In May 2008, researchers from the University of Wyoming in Laramie studied urinary oxalate excretion from supplemental doses of cinnamon and turmeric.
When oxalic acid in plants combines with calcium, iron, sodium, magnesium, or potassium it forms insoluble crystals called oxalates, which are deposited in the kidneys and lead to the formation of “stones.”
First, the details.
11 healthy adults participated in this 8-week study.
They were assigned to take 2, 4-week treatments in random order.
Supplemental doses of cinnamon and turmeric that provided 55 mg oxalate/day.
Water that served as the comparative control.
Oxalate load tests were performed at the start of the study and after each treatment.
Fasting sugar and lipid blood concentrations were also measured.
And, the results.
Compared with taking cinnamon or water, turmeric led to significantly higher urinary oxalate excretion.
There were no changes in the other tests.
The bottom line?
The authors concluded, “Consumption of supplemental doses of turmeric can significantly increase urinary oxalate levels, thereby increasing risk of kidney stone formation in susceptible individuals.”
The question for consumers and healthcare professionals is, do all turmeric-containing products have the same amount of oxalic acid and the same level of risk?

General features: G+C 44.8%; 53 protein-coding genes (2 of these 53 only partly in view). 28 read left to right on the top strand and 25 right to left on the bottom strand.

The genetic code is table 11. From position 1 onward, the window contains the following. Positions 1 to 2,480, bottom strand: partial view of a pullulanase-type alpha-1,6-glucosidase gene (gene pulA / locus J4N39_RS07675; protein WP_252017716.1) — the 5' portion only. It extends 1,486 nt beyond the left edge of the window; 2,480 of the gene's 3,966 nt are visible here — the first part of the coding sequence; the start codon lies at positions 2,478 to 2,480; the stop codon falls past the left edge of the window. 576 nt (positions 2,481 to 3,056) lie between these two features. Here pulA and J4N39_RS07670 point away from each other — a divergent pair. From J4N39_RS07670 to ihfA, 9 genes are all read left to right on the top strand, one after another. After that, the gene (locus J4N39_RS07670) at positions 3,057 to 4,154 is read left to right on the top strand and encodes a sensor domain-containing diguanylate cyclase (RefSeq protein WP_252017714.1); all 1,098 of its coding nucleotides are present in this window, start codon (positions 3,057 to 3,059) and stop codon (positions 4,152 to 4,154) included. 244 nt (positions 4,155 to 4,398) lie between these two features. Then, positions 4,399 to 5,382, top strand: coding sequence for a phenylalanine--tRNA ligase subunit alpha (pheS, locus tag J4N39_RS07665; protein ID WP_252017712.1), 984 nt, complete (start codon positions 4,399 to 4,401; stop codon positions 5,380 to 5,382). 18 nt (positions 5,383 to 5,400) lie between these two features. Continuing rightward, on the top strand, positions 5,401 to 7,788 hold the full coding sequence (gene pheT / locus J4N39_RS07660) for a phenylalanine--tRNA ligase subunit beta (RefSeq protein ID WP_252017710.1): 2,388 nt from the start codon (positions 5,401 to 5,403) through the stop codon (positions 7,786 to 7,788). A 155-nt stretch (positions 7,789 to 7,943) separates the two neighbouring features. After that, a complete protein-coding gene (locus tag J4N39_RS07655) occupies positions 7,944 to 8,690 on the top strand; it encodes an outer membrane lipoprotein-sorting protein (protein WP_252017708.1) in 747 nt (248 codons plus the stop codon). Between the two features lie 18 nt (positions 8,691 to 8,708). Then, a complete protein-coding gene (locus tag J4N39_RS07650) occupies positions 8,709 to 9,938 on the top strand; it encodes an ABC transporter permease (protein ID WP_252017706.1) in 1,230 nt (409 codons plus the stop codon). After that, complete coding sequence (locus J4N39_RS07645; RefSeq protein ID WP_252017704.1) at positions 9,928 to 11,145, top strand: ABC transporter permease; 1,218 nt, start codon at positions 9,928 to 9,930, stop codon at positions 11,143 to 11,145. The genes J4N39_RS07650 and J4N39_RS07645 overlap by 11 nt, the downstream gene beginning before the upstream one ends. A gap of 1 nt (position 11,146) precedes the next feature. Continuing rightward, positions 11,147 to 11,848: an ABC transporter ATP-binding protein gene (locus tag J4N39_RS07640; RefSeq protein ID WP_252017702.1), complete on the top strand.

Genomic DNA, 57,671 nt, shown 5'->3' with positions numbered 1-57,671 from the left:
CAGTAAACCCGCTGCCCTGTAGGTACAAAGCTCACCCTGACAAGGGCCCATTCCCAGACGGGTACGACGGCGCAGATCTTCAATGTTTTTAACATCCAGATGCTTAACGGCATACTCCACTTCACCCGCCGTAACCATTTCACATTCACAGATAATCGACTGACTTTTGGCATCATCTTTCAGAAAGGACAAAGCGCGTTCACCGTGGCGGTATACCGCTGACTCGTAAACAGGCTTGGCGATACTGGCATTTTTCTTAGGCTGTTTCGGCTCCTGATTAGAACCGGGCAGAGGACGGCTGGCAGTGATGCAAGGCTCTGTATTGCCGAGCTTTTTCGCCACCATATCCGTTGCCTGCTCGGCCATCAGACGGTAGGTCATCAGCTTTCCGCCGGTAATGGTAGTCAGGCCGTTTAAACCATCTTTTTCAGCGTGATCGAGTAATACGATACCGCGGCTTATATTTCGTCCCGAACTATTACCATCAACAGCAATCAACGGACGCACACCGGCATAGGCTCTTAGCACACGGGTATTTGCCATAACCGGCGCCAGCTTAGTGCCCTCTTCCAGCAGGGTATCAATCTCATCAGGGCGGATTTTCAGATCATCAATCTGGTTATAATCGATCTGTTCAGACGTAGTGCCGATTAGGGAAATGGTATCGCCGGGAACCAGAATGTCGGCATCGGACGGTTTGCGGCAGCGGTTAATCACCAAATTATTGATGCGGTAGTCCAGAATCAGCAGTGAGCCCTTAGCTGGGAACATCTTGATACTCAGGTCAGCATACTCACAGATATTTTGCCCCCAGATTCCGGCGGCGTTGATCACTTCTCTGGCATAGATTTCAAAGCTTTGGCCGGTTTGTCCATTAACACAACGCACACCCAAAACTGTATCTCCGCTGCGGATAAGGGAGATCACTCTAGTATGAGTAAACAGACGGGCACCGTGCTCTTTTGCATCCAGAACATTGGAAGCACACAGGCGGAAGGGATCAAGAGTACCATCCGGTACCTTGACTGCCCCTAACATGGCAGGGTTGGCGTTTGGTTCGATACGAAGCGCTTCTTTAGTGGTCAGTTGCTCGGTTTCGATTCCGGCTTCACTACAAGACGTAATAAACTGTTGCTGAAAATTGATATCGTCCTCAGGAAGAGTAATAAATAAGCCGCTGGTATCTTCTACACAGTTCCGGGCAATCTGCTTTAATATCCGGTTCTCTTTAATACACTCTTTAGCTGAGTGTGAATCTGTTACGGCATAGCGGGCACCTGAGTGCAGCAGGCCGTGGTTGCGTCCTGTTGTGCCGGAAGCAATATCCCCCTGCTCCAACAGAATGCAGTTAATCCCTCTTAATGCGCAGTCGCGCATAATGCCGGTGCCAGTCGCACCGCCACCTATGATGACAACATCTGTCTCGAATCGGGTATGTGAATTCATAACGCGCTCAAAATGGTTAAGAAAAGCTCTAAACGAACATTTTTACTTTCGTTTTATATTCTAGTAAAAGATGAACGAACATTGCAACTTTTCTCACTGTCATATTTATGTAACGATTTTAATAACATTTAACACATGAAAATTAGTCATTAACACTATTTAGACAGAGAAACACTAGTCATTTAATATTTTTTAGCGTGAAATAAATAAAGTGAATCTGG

An article at NutraIngredients.com | Europe suggests that they don’t. Sabinsa Corporation reported that they measured the amount of oxalate in its product (Curcumin C3 Complex) and found “88 times lower [oxalate levels] than the lowest level needed for a food to be classified as ‘high oxalate’.”
This isn’t an endorsement of a particular product. But it’s not surprising that there might be differences among products. The source of turmeric used by the Researchers in Wyoming isn’t stated in the study abstract.
John Russo, Jr., PharmD, is president of The MedCom Resource, Inc. Previously, he was senior vice president of medical communications at www.Vicus.com, a complementary and alternative medicine website.